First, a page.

Is your employer brand attracting the best talent – and once they are in, do you deliver what you’ve sold them?
It’s often said that people are a business’ most valuable asset, but today’s talent pool are a hard bunch to please. According to an annual engagement report from Investors in People (the leading people management accreditation service), an unprecedented 17.4 million UK workers are considering moving jobs in 2015. With the economy beginning to gain pace, the report warns that British businesses need to invest in their people, or risk facing a potential exodus of talented staff.
For employers looking to attract and retain the best people; the bar is being set increasingly high. And it’s not just about salaries anymore. Employees want the whole package; they expect training and accreditations, opportunities to get involved in charity work, maternity and paternity benefits, and to be rewarded for their loyalty. The market is tough. And it’s getting tougher.
So when employees and potential employees are comparing your employer brand against the John Lewis’ of this world – what message are they getting? Do you stand out against your competition? Most importantly, if you asked your existing employees – would they say they are happy in their role?
Keeping people happy is an ongoing challenge, but here are some of our top tips for being the best employer you can be:
Reward Loyalty: When employees have been with you a long time – do you demonstrate how much you value their contribution? Lawrence Jones, CEO at UKFast rewards 5 year workers personally with £1,000, and 10 year workers with £10,000, to show how grateful he is for their efforts.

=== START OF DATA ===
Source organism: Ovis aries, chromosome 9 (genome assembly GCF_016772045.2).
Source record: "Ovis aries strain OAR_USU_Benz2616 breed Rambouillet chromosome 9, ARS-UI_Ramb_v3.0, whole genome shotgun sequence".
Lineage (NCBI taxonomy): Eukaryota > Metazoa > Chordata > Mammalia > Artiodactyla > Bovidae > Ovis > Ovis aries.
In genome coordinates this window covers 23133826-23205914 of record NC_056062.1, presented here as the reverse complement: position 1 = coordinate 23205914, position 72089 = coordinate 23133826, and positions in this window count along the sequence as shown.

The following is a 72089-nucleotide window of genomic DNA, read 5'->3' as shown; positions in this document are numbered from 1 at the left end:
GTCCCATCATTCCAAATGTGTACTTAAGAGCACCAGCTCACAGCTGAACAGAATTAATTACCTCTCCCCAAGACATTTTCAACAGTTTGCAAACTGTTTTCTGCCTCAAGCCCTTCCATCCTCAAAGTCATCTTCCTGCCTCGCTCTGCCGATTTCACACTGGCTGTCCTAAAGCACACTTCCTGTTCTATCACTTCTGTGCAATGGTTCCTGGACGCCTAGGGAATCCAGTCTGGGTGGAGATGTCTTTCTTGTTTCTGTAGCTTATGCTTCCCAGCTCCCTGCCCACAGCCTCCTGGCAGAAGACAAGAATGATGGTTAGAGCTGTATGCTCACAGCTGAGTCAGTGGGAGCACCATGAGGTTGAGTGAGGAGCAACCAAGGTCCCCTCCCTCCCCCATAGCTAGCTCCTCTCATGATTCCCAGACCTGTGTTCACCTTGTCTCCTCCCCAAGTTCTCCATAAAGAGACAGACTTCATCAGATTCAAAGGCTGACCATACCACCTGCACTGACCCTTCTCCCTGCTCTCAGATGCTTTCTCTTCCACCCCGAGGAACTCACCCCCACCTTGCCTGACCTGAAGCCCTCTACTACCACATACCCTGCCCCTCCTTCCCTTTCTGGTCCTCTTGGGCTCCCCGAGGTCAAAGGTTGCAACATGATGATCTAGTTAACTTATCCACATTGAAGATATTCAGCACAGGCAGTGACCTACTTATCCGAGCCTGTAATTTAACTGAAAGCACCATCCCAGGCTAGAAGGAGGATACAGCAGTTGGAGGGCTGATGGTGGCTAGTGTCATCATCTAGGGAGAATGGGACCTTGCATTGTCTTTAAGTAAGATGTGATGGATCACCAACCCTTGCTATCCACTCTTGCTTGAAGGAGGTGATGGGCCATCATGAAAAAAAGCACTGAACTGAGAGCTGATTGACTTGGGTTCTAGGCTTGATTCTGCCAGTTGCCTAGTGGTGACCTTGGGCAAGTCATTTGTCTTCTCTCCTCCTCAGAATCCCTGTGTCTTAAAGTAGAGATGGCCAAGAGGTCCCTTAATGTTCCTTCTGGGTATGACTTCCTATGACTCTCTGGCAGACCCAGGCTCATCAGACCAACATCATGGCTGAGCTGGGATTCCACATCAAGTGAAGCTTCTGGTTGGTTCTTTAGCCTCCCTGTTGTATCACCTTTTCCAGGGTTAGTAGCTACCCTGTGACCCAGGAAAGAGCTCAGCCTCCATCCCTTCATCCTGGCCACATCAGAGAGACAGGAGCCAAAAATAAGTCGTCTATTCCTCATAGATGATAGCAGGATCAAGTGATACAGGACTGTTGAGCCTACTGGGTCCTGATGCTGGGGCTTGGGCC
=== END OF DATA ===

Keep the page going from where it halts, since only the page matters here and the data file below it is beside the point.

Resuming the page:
Create a feedback culture: Do you have an open and honest environment with employees? Do they feel like their opinions are welcomed and ideas embraced? New pulse survey systems such as TINYPULSE (www.tinypulse.com) can be a simple way to introduce regular feedback and praise into your culture.
Promote friendship as well as teamwork: Encourage employees to get to know each other outside of work, so that they genuinely care about one another. Put aside money in your budget for team social events. Some companies even do team ski trips, retreats, nights out at sector awards dinners – all of which provide opportunities for friendships to form.
Help with stresses: Remember that the majority of people have the same stresses. Childcare, finance, holidays, health. If you can’t invest in a formal employee benefits scheme, then take the time to form relationships with specialist providers in these areas. Ask them to visit your offices and speak to your employees. Show them that you care about their personal situation, and want to help.
Care about health, happiness and heart: Make it about the whole person. Show that you care for health by providing gym memberships, or organising team sports. Bring in cake to celebrate birthdays, or offer a birthday holiday in addition to annual leave. When someone gets married, or has a child, make sure everyone celebrates.
Most importantly – you can’t fake a strong employer brand. When your culture is one of care, it will shine through your people. Your employees become your recruiters, because people share experiences. Make yours a good one!